When friends ask me if I have read any good books lately, I drop everything, look them straight in the eye, and fervently say one word: “Gilead.”
Seriously. Gilead by Marilynne Robinson is my new favorite book. It’s taken me forever to discover it, I think because when it first came to my attention the year it was published (2006), I read the plot synopsis and wasn’t immediately drawn to it. Add the quiet plot to the fact that Housekeeping by Robinson had left me feeling blue, even if it was insightful and poignant, and you have a moment when I put Gilead back on the shelf and though, “Maybe another day.”
I could call that moment a mistake, but I think it probably wasn’t. I probably wasn’t ready for this book at age twenty. While I’m still not much older than I was and certainly not much wiser, I adore this book now in a way I don’t think I could have then. It’s written as a letter to the son of the narrator. The narrator is an elderly pastor in the small town of Gilead who has married late in life and has a little boy. The pastor’s health is not good, and he knows he won’t be there when his boy reaches adulthood, so he writes him a letter that contains some background of his family history (fascinating), and some lessons learned (deeply insightful), and even the unraveling of a scandal that happens during the writing of the letter. This plot may not draw you, but I’m begging you, read it anyway. It is masterful.
Here’s one of my favorite paragraphs, when the narrator speaks of a hardship in his life and concludes:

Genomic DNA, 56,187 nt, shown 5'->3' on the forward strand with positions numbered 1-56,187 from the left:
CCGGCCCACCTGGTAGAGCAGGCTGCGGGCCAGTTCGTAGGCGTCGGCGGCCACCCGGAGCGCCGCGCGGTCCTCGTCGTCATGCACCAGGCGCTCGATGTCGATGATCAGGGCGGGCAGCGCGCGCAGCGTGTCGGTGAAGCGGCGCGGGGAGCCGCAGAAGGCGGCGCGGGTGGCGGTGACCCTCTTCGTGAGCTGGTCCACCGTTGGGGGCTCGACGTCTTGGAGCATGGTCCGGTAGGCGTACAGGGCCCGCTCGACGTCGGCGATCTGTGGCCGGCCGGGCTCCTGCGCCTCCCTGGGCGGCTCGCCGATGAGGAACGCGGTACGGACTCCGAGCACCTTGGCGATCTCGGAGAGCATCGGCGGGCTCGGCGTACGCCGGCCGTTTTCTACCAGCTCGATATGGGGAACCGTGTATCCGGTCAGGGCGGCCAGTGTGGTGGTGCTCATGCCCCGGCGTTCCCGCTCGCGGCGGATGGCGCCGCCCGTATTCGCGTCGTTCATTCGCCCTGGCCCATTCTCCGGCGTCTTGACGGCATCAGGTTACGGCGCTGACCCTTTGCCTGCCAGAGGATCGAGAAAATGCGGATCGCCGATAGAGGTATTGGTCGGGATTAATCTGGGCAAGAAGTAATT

” I don’t know what to say except that the worst misfortune isn’t only misfortune–and even as I write these words, I have that infant Rebecca [his daughter who died in infancy] in my mind, the way she looked while I held her, which I seem to remember, because every single time I have christened a baby I have thought of her again. That feeling of a baby brow against the palm of your hand — how I have loved this life. Boughton had christened her, as I said, but I laid my hand on her just to bless her, and I could feel her pulse, her warmth, the damp of her hair.”
I choke up even now when I think of how exactly true these words are, how that is just what the forehead of a baby feels like against my hand. The whole book is a tribute to how achingly beautiful this earthly life is, and how pain can be redeemed. It is written from the firm viewpoint that Heaven and eternity are absolute and God is good and His goodness is here even on this broken earth. Even so, it is not preachy. (It won a Pulitzer, so you know it’s not preachy!) But it is wonderful, and I cannot recommend it highly enough. I’m so thankful that Edie at Life in Grace put it on her reading list for the year, which reminded me that I had always meant to read it. It’s definitely the best book on My Fall Reading List so far.
See other favorite books of here!